The gastrointestinal tract houses millions of microbes, and thus has evolved several host defense mechanisms to keep them at bay, and prevent their entry into the host. One such mucosal surface defense is the secretion of secretory immunoglobulins (SIg). Secretion of SIg depends on the polymeric immunoglobulin receptor (pIgR), which transports polymeric Ig (IgA or IgM) from the basolateral surface of the epithelium to the apical side. Upon reaching the luminal side, a portion of pIgR, called secretory component (SC) is cleaved off to release Ig, forming SIg. Through antigen-specific and non-specific binding, SIg can modulate microbial communities and pathogenic microbes via several mechanisms: agglutination and exclusion from the epithelial surface, neutralization, or via host immunity and complement activation. Given the crucial role of SIg as a microbial scavenger, some pathogens also evolved ways to modulate and utilize pIgR and SIg to facilitate infection. This review will cover the regulation of the pIgR/SIg cycle, mechanisms of SIg-mediated mucosal protection as well as pathogen utilization of SIg.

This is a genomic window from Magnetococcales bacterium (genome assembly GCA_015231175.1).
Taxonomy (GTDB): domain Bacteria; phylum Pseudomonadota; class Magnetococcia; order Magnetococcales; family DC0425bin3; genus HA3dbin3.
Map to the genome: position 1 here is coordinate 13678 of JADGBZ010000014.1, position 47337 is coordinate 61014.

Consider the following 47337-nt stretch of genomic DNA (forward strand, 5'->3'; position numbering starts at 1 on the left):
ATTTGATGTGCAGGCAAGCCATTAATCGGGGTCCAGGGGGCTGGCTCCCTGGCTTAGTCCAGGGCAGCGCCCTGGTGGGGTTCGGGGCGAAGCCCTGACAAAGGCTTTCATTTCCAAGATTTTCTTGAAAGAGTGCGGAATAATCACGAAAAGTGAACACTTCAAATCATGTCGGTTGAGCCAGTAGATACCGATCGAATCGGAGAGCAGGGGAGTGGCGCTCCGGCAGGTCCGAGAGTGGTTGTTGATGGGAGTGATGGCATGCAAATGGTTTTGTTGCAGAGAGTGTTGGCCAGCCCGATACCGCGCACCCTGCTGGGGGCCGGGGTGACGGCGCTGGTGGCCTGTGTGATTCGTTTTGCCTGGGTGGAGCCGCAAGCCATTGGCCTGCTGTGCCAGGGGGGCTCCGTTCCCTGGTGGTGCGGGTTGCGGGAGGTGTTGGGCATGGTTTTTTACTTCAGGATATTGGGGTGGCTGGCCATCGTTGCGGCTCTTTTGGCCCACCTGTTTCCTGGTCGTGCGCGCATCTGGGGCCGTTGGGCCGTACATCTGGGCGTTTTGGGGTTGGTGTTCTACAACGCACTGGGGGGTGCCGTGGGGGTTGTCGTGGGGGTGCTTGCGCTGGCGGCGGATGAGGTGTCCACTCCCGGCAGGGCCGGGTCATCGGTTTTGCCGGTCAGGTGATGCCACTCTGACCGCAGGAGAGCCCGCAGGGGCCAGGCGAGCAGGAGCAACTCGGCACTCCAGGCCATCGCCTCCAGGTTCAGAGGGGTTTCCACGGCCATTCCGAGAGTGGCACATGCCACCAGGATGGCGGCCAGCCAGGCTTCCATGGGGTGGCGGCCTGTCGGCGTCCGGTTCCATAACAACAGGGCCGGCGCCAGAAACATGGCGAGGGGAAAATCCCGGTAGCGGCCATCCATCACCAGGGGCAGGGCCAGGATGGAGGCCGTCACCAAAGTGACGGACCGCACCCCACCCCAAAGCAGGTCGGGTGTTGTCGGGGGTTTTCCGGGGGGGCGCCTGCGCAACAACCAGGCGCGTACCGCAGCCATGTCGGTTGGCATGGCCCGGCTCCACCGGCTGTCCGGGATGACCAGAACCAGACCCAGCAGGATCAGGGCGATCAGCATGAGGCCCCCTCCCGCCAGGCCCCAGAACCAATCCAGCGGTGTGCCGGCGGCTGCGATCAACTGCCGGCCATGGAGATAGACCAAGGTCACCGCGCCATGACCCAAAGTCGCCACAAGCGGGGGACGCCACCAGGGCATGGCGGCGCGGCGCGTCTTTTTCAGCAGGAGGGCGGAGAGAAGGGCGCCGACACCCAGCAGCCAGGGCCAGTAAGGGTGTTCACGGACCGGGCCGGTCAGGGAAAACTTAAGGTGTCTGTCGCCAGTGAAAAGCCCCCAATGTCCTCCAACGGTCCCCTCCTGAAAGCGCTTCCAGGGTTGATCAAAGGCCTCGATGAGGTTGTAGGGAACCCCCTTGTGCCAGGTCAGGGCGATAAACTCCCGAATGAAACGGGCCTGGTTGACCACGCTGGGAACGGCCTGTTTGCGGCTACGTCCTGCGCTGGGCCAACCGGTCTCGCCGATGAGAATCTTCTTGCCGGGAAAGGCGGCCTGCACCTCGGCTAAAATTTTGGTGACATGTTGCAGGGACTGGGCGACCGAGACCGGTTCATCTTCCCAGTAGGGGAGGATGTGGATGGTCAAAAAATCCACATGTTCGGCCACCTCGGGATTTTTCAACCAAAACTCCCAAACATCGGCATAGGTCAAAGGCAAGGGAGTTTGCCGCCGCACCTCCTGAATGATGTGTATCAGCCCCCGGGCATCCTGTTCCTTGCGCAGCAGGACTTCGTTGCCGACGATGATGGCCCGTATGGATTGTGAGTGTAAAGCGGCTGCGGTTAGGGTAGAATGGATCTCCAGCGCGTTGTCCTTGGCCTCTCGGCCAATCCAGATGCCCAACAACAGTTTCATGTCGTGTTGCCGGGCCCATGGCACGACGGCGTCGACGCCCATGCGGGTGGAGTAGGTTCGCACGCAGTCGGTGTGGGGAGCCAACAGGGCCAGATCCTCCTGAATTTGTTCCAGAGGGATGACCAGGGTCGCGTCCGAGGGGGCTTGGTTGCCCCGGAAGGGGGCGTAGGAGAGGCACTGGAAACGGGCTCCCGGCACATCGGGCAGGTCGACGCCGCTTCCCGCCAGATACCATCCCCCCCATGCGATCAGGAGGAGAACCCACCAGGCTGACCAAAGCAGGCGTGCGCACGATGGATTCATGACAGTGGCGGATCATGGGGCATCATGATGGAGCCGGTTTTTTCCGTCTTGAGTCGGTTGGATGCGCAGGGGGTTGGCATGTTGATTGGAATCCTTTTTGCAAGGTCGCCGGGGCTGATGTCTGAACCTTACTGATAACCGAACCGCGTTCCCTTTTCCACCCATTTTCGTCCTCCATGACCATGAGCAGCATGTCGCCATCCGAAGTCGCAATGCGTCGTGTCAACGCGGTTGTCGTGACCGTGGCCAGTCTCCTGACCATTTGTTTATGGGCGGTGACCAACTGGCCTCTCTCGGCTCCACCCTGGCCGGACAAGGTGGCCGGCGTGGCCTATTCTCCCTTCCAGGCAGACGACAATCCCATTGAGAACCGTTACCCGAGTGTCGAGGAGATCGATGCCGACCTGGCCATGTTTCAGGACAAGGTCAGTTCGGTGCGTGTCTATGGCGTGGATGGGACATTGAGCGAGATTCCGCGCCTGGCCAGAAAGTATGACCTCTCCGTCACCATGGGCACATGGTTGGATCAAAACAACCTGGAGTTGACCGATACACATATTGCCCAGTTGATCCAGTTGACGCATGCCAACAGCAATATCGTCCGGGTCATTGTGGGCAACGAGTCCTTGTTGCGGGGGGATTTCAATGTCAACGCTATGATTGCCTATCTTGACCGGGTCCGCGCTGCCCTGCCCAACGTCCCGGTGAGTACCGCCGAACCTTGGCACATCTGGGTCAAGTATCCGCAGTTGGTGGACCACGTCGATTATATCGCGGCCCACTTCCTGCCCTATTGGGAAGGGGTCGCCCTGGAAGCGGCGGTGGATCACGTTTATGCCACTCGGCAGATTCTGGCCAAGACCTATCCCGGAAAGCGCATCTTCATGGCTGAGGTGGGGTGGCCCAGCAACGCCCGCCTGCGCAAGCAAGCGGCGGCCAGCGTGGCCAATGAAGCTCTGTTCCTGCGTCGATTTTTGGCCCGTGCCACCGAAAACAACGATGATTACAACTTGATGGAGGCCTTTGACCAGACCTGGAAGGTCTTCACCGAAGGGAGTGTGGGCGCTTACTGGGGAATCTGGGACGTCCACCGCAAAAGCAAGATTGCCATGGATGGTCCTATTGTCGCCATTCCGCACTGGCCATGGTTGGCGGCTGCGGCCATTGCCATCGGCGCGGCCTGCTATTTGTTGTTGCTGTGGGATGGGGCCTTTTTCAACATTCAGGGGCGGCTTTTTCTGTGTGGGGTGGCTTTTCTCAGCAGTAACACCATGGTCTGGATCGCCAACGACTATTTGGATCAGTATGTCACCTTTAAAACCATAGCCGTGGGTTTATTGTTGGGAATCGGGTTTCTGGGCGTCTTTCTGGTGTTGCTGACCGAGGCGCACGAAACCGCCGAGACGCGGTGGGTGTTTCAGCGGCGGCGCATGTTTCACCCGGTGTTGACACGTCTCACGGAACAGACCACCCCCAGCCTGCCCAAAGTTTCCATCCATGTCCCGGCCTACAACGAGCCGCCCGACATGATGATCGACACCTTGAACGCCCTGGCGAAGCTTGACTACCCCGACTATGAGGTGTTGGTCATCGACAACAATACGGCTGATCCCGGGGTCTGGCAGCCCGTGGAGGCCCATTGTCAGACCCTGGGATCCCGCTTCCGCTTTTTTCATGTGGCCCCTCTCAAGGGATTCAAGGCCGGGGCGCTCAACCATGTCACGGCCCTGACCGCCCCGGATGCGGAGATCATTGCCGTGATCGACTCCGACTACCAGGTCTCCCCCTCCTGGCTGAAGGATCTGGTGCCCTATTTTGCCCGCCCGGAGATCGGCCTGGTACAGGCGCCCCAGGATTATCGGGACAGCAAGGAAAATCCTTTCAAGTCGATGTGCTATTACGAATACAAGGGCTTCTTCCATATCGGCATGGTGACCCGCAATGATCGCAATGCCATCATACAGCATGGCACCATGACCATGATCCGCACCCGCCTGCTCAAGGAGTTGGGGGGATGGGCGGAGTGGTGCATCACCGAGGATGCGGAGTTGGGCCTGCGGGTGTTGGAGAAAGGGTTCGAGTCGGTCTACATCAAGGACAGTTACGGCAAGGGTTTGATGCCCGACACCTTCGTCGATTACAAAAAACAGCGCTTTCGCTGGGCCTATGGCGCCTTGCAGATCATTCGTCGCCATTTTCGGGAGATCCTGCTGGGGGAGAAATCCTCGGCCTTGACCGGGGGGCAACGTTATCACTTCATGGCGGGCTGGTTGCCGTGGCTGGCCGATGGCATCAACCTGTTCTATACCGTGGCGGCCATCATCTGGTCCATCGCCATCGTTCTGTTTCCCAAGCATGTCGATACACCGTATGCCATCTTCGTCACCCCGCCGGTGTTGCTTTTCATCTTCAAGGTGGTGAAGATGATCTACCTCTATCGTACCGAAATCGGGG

Keywords: infection; mucosa; polymeric immunoglobulin receptor; secretory immunoglobulin.